Most people say that you’ve been very innovative. How?
More than innovative, we have been entrepreneurial. And entrepreneurship and innovation go hand in hand. For us, it has been in our DNA. For instance, when we started the equipment finance business, there was no model that we could copy, because no one was financing the construction companies, or the contractors. They never had any balance sheet. The contractors were small. They used to get work from the government – the road, the power plant etc. They used to get a host of manual workers to do the work. So when we brought in the equipments, we were evaluating contractors who had no balancesheets. So we could not do balancesheet lending. We had to see their cashflow which would get generated from the equipment that we were financing. So everything was futuristic. So what we had was only our assessment of their capability, the entrepreneurship and the tenacity of the borrower.
So we had to be in his shoes, and we had to take a view – objectively – that if we were in his shoes, this is what we would do. But because we were not in his shoes, we had to intelligently evaluate where he could get into a problem, so that we don’t get into a problem. In other words, risk mitigation.
There was no text book that we could follow; there was no banker who could explain to us how to do a particular evaluation. That is why learning had to be done on the feet. So we had to be innovative. Then we had to raise money. So we went to the banks. Then we raised fixed deposits as an NBFC. Then after that we raised money from the development institutions. And for that we had to market to them the concept – we were the first private sector company in infrastructure financing, hence we needed their support.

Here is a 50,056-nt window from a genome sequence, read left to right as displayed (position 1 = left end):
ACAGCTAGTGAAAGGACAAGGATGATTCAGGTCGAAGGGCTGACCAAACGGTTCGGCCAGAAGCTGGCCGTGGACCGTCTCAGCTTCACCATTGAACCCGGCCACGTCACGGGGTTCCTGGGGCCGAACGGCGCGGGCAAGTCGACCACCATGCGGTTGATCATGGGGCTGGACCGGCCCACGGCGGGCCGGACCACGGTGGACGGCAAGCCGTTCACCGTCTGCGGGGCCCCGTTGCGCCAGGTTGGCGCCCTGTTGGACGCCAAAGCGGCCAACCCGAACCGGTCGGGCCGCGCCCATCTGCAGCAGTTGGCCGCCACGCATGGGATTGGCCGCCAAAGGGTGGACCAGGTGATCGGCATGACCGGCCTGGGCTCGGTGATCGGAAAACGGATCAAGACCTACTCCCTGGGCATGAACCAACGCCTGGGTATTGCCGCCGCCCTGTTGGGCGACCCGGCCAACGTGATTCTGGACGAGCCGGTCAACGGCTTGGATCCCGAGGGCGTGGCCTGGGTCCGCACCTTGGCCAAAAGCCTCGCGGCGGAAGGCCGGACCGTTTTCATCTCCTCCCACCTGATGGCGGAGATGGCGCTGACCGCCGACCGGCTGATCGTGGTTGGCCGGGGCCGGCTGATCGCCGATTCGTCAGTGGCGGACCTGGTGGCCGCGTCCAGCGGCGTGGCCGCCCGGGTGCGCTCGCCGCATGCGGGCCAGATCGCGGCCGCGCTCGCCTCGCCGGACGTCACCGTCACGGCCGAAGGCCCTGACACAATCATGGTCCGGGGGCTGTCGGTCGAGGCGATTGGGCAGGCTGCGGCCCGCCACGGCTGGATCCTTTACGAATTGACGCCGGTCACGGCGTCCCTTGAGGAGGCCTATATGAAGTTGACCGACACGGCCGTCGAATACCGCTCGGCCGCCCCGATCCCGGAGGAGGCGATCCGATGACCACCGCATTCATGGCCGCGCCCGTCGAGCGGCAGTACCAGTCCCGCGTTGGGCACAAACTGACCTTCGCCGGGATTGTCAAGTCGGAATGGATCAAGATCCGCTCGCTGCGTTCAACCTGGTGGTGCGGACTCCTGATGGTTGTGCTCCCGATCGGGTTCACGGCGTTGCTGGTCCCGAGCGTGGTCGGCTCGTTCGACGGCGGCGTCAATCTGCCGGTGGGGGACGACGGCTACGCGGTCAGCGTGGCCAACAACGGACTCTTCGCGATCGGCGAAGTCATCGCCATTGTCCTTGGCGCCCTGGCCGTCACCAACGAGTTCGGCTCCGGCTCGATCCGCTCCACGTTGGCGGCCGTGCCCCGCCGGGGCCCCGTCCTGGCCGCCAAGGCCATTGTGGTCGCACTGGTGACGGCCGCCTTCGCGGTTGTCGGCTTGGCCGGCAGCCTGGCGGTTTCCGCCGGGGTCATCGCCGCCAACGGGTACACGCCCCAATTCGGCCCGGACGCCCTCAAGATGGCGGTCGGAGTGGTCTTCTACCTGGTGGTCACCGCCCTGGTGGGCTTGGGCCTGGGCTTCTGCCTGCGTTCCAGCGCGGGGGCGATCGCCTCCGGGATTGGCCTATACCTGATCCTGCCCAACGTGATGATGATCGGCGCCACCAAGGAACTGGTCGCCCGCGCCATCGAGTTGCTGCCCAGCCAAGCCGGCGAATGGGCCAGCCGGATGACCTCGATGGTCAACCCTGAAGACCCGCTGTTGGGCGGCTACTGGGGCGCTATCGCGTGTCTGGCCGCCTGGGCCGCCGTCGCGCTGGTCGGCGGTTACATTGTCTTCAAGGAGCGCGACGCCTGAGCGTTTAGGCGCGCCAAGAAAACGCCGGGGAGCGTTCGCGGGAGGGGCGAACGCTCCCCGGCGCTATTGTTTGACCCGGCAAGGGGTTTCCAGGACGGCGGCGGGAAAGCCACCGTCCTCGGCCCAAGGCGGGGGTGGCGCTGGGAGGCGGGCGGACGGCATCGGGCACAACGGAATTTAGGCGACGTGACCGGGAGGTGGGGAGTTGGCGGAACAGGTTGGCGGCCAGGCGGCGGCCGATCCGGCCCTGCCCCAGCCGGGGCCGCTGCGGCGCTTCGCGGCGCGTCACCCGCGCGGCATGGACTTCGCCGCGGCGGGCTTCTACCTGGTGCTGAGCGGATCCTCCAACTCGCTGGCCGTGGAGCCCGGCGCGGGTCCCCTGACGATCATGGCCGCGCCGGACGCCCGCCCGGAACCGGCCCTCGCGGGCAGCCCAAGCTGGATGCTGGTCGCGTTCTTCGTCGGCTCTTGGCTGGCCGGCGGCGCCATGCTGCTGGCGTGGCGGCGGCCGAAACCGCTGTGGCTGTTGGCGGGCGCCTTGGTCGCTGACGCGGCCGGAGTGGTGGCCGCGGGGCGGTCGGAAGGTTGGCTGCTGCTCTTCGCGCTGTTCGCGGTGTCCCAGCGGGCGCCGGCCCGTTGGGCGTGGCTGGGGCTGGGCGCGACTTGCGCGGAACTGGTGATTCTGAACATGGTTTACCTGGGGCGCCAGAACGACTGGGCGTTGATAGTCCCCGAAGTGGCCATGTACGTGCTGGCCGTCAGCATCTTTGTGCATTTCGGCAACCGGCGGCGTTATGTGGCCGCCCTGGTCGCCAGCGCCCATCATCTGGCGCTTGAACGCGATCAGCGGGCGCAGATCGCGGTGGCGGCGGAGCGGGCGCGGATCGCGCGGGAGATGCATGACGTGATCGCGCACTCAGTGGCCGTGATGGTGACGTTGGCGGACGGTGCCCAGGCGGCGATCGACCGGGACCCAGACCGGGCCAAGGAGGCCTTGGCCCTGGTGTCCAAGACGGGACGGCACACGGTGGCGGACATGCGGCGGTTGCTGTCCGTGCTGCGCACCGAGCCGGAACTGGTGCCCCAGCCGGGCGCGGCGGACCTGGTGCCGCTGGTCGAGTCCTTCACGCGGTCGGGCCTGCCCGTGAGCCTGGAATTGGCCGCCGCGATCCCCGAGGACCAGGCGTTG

We were always open-minded to learning. Every interaction we had with the customers – the contractors, or the government or the bankers, or the developmental institutions overseas was a learning, and helped us to write the textbook that did not exist earlier.
Therefore our journey of 30 years has been a learning from the environment and from each and every person with whom we interacted both individually and collectively as an institution.
You had development financial institutions and their way of doing business on one side. On the other you had a model that companies like IL&FS adopted. You chalked out a different path. How?
For us IL&FS was a government supported institution, in the sense that it had the hand of the government above it. We had no hand of the government on us. We knew that if we fell, we would be dead.
We were happy to suffer bruises; we did not want to break our bones or die. Thus we have created an environment of learning in our organisation. From the mistakes of others, and also from the good things that others are doing. We had to critically appraise the mistakes of others, and understand why it happened and how it should not happen to us. So if people don’t make mistakes, then we have a problem. We have nothing to learn.